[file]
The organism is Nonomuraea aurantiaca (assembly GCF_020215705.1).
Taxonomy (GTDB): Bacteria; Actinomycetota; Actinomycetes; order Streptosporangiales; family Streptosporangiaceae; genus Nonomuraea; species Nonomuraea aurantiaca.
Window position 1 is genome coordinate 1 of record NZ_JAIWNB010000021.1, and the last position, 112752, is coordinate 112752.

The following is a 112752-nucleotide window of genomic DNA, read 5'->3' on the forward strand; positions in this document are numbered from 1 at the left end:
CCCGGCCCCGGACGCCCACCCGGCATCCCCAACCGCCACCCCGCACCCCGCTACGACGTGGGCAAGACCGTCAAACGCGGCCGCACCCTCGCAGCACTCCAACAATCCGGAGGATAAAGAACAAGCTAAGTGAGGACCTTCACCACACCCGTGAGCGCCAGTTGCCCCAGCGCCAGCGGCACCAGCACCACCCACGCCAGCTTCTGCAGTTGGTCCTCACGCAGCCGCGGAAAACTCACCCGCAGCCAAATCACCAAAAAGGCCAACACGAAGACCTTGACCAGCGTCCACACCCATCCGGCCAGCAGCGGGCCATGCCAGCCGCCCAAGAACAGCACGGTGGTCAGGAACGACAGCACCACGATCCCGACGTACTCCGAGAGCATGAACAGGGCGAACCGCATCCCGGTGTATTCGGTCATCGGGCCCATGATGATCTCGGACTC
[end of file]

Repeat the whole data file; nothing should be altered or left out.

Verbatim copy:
The organism is Nonomuraea aurantiaca (assembly GCF_020215705.1).
Taxonomy (GTDB): Bacteria; Actinomycetota; Actinomycetes; order Streptosporangiales; family Streptosporangiaceae; genus Nonomuraea; species Nonomuraea aurantiaca.
Window position 1 is genome coordinate 1 of record NZ_JAIWNB010000021.1, and the last position, 112752, is coordinate 112752.

The following is a 112752-nucleotide window of genomic DNA, read 5'->3' on the forward strand; positions in this document are numbered from 1 at the left end:
CCCGGCCCCGGACGCCCACCCGGCATCCCCAACCGCCACCCCGCACCCCGCTACGACGTGGGCAAGACCGTCAAACGCGGCCGCACCCTCGCAGCACTCCAACAATCCGGAGGATAAAGAACAAGCTAAGTGAGGACCTTCACCACACCCGTGAGCGCCAGTTGCCCCAGCGCCAGCGGCACCAGCACCACCCACGCCAGCTTCTGCAGTTGGTCCTCACGCAGCCGCGGAAAACTCACCCGCAGCCAAATCACCAAAAAGGCCAACACGAAGACCTTGACCAGCGTCCACACCCATCCGGCCAGCAGCGGGCCATGCCAGCCGCCCAAGAACAGCACGGTGGTCAGGAACGACAGCACCACGATCCCGACGTACTCCGAGAGCATGAACAGGGCGAACCGCATCCCGGTGTATTCGGTCATCGGGCCCATGATGATCTCGGACTC